We’re going to go more in depth with our pick ‘em in the playoff rounds, breaking down each game and giving a score for each pick in addition to the pick against the spread.
N.Y. Jets at Indianapolis – The Colts are eight-point favorites against the upstart Jets, who continue to surprise some (at least me) with their playoff run. The Jets have made a habit of hanging around games and getting big plays at the end to win. While Mark Sanchez has provided some of those plays (with TD passes to Dustin Keller in both playoff games), fellow rookie Shonn Greene has been the bigger factor. Greene’s bruising yet speedy style could give the Colts trouble, because while the Colts D is fast it’s not especially big. However, the Colts were able to shut down Ray Rice and the Ravens running game last week, and that attack is probably a tick better than the Jets’ both at running back and on the offensive line. So that’s a positive sign for Indy on D. The question is whether Sanchez can make a few plays – he’ll need at least two, if not more – to keep the Jets even on the scoreboard with a high-powered Colts offense that will produce even against the mighty Jets D. Peyton Manning picks apart pressure better than anyone, which means that the Jets’ blitz-heavy scheme could end up being counter-productive. If Manning gets hit frequently or turns the ball over, the Jets have a shot. But the recent results, which tell us that Manning’s Colts beat Rex Ryan’s Ravens defense four straight times, indicate that Manning may not put a ton of points on the board but should be able to get the job done. A lot of experts have jumped on the Jets’ bandwagon, but that seems foolhardy. Instead, this game feels much like last year’s AFC championship game, in which the Ravens (featuring a Rex Ryan defense and a rookie quarterback) ran into a wall after recording two playoff wins. The bottom line is this – if you give me the choice between Manning and Sanchez in this big game, I’ll take Manning. I’ll even give the points and say Indianapolis 24, N.Y. Jets 14.
Minnesota at New Orleans – The Vikings were stunningly good last week, as their defensive line wreaked havoc like the Purple People Eaters of old. But it will be much harder for the Vikes to do that this week with the dome-noise factor against them instead of for them. The injury to Ray Edwards could be another complicating factor. And the bottom line is that without that pressure, the Vikings are in trouble. Minnesota definitely has advantages against Saints OLT Jermon Bushrod, who has been an admirable fill-in for Jammal Brown this year but isn’t an elite guy. But the Saints are strong inside on the offensive line, which could mitigate the impact of the Williams wall. And if Drew Brees gets even a moment of time, he can and will make the so-so Vikings secondary pay. The Saints’ breadth of targets is a real asset, because it will keep the Vikings from focusing on one guy to stop. And there are enough playmakers – Reggie Bush, Robert Meachem, Marques Colston, and Devery Henderson – that Minnesota’s secondary depth will be tested. So the Saints will score points. Here’s the rub – so will the Vikings. Brett Favre has been efficient all year, and like Brees he has a deep group of targets. The Saints shouldn’t be able to stop the passing attack, but they may be able to turn Favre over, which is likely their plan. Minnesota does have an advantage in the running game, although that hasn’t worked great over the past two months. There are ways for the Vikings to win – by running the ball and creating pressure – and if those things happen we’ll be wrong. But in the Superdome, we have a hunch that the pressure won’t be there for Minnesota, and we think it’s more likely for Favre to throw a big pick than it is for Peterson to run wild. That leads us to the Saints, and by more than the 4-point spread – New Orleans 31, Minnesota 26.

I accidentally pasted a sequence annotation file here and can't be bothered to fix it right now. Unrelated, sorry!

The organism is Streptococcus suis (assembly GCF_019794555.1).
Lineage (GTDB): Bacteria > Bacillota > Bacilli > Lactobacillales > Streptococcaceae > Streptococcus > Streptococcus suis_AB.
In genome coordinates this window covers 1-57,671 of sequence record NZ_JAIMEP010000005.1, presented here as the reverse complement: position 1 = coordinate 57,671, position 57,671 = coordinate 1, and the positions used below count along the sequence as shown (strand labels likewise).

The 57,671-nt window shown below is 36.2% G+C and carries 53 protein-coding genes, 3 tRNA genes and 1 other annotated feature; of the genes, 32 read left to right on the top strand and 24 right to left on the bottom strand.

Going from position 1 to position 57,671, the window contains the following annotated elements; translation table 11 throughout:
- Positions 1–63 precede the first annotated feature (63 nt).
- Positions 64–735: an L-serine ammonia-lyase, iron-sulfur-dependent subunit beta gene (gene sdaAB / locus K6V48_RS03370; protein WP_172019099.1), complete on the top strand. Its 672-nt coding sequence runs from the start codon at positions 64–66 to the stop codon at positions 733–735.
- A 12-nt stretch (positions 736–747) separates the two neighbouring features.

Last week – 1-3 pro
Season: 62-83-3 college, 56-65-2 pro, 117-145-5 overall